Unknown Speaker 10:21
Wait, I know, I'm like how I spent so much time on other people's content, but like mine falls by the wayside, right? Which is why I outsource my email because it would not get done if if I didn't outsource my email. But you know, so the batch content, number one, number two is it gives you the ability to really strategically look at your goals, and follow through with a plan and a strategy to support those goals. Right. So if you have a business that has seasonal stuff involved, right? We're going to be planning in June, July for October, September, October, November, right? Like we're gonna be planning on looking at what are the fall things? What are the what do we need to focus on? Because who are you trying to reach? Right? So if you are a business that is, you know, like a realtor, right, like, you really have to think outside the box of how you're going to set yourself apart. So my realtor clients, we go to specific neighborhoods that are growing and take photos all over the neighborhoods, we will go to, you know, wherever I have a real estate client who's ongoing, she does we do quarterly sessions with her and she will, like pick a spot. And then we're like, you know, we just we rapid fire, we have a shot list. So not only is it saving you time on the end delivery, and because you have this batch content to use, it saves you time on the front end, because think about how much time you would spend every day setting up a photo. Oh, yeah. So in two hours, when you can have three months worth of content that you've grabbed in two hours, because of pre planning, they have a very detailed questionnaire, we do shot list, we do a pre cut precision console, all of that, because it is necessary to reduce your time investment. I mean, as entrepreneurs our most valuable resources time. Like I can't I mean, I need 36 hours in a day. Don't we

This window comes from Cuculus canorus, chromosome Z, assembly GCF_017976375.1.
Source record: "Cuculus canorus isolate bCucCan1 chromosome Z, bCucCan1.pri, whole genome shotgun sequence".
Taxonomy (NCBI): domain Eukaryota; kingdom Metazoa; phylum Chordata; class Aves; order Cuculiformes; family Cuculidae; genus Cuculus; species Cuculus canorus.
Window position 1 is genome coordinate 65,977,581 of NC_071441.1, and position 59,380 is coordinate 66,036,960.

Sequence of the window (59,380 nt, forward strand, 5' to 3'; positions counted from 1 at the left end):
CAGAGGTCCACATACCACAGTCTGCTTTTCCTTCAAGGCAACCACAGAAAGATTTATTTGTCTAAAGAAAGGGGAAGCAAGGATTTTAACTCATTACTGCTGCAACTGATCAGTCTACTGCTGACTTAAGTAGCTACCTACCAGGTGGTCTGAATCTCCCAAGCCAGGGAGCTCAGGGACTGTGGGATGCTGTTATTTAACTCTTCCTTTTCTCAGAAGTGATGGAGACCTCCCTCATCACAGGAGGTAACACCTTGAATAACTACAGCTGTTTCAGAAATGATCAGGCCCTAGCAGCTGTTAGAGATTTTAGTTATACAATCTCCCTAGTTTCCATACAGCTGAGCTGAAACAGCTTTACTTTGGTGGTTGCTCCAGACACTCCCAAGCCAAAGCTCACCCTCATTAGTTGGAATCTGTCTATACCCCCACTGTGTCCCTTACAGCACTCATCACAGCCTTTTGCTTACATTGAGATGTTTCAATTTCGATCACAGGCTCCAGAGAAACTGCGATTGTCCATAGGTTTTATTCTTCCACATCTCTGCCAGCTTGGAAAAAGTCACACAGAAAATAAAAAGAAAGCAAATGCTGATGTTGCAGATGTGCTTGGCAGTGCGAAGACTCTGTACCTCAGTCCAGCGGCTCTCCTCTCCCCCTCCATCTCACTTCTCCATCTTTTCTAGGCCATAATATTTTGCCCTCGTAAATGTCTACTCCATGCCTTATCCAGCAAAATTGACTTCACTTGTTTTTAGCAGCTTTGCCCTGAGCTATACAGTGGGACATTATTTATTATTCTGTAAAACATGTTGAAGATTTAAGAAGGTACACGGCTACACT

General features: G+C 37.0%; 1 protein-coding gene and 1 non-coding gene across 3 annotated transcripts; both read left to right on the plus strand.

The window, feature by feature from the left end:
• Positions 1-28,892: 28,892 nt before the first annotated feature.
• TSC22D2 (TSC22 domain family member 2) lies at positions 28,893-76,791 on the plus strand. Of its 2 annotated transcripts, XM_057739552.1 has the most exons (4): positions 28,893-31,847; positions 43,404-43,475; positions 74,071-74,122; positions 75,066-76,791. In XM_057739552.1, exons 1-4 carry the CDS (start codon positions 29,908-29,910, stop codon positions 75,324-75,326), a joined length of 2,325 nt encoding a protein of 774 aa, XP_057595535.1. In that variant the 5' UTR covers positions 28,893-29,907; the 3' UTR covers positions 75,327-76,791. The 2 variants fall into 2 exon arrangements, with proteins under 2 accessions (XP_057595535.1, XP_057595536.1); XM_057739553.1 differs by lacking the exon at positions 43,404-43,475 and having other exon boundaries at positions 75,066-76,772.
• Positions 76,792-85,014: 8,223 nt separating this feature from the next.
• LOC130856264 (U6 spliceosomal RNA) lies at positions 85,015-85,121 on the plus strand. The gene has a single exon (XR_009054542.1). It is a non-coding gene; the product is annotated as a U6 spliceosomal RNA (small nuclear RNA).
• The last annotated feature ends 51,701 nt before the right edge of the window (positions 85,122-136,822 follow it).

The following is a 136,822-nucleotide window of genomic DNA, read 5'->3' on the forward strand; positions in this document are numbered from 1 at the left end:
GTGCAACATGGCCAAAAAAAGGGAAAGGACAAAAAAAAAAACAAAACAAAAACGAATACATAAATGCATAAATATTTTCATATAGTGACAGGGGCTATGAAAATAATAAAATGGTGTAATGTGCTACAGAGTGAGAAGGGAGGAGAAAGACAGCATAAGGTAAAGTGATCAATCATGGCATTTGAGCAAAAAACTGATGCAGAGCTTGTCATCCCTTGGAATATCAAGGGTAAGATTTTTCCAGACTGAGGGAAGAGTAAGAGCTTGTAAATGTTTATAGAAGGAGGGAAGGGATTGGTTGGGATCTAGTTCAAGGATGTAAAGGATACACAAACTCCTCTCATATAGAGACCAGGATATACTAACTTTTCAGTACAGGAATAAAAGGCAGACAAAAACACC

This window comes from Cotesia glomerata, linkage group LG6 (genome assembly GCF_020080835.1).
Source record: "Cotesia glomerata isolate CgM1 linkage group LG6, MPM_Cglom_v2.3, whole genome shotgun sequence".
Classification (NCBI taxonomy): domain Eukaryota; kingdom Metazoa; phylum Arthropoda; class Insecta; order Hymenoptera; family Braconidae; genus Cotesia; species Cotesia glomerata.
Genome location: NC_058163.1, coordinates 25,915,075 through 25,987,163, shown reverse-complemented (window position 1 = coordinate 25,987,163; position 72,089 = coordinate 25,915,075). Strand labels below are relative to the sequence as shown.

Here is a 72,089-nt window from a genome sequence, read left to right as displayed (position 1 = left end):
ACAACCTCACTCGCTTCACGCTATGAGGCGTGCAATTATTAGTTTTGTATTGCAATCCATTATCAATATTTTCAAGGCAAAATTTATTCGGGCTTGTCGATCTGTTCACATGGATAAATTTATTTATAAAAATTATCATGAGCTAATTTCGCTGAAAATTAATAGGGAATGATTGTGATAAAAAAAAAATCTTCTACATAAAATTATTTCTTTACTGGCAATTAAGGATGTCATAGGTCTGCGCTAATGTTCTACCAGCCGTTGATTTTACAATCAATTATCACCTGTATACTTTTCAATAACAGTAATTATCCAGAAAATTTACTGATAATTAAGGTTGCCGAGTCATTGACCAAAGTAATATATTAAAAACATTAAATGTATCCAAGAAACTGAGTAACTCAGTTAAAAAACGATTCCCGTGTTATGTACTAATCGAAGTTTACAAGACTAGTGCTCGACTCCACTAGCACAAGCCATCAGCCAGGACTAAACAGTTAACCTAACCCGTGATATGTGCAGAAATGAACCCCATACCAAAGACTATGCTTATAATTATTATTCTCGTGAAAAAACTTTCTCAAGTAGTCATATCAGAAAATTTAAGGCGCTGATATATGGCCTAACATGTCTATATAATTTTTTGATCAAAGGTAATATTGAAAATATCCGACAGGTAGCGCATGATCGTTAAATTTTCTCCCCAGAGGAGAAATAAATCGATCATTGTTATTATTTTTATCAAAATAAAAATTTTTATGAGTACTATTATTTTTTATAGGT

Jennie Wright 12:22
all I can't even get enough of having like a, there's just not enough might Honestly, I love the direction that you're going with this. I think I know
Alyson Lex 12:29
nominally I'm completely fascinated. And I just typed a note to Jenny. I was like other Jenny. See, this is why I don't like being outnumbered by Jenny's. Because now I had to tell you which ones of you I'm speaking about. I was just telling Jennie Wright. Like I love this pre planning direction you're going in. And I kind of do that with, like, I take selfies. And if I feel really cute that day, I'll take like a whole boatload of selfies. And then I can use I just save them in a folder. And I can use them throughout. I just grab one when I want to promote something or when I want to put a picture out there. Yep. And I guess I never thought of doing like a monthly thing where I'm like, okay, today's my photo day. And I'm just going to take a whole bunch and the the shortlist is really intriguing to me. Me too. Because Yeah, because it stops that. Okay, now what do I do? It's like, okay, I want to get a shot of me leading up on this. Is that how detailed you get like, I want to get a shot of me on a stool in outfit a